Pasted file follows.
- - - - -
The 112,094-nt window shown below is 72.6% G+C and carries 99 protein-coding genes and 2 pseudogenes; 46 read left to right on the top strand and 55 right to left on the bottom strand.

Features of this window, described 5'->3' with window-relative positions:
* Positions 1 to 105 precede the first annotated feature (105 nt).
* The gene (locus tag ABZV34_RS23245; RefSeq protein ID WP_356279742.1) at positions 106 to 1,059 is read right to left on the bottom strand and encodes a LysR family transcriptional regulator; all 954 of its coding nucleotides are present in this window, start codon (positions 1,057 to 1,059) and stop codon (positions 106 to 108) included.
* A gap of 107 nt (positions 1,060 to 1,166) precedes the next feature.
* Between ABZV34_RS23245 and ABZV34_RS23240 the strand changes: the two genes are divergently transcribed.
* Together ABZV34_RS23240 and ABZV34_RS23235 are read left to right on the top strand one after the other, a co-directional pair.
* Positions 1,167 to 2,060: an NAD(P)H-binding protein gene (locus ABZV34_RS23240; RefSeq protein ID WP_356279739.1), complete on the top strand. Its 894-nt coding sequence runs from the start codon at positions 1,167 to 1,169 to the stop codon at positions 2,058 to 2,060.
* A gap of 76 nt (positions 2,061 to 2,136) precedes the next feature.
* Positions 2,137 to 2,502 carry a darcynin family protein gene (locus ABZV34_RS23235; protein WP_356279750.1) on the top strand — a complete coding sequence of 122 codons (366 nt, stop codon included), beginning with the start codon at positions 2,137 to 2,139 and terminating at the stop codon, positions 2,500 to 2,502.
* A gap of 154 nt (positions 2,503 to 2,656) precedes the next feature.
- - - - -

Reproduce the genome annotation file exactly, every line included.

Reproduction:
The 112,094-nt window shown below is 72.6% G+C and carries 99 protein-coding genes and 2 pseudogenes; 46 read left to right on the top strand and 55 right to left on the bottom strand.

Features of this window, described 5'->3' with window-relative positions:
* Positions 1 to 105 precede the first annotated feature (105 nt).
* The gene (locus tag ABZV34_RS23245; RefSeq protein ID WP_356279742.1) at positions 106 to 1,059 is read right to left on the bottom strand and encodes a LysR family transcriptional regulator; all 954 of its coding nucleotides are present in this window, start codon (positions 1,057 to 1,059) and stop codon (positions 106 to 108) included.
* A gap of 107 nt (positions 1,060 to 1,166) precedes the next feature.
* Between ABZV34_RS23245 and ABZV34_RS23240 the strand changes: the two genes are divergently transcribed.
* Together ABZV34_RS23240 and ABZV34_RS23235 are read left to right on the top strand one after the other, a co-directional pair.
* Positions 1,167 to 2,060: an NAD(P)H-binding protein gene (locus ABZV34_RS23240; RefSeq protein ID WP_356279739.1), complete on the top strand. Its 894-nt coding sequence runs from the start codon at positions 1,167 to 1,169 to the stop codon at positions 2,058 to 2,060.
* A gap of 76 nt (positions 2,061 to 2,136) precedes the next feature.
* Positions 2,137 to 2,502 carry a darcynin family protein gene (locus ABZV34_RS23235; protein WP_356279750.1) on the top strand — a complete coding sequence of 122 codons (366 nt, stop codon included), beginning with the start codon at positions 2,137 to 2,139 and terminating at the stop codon, positions 2,500 to 2,502.
* A gap of 154 nt (positions 2,503 to 2,656) precedes the next feature.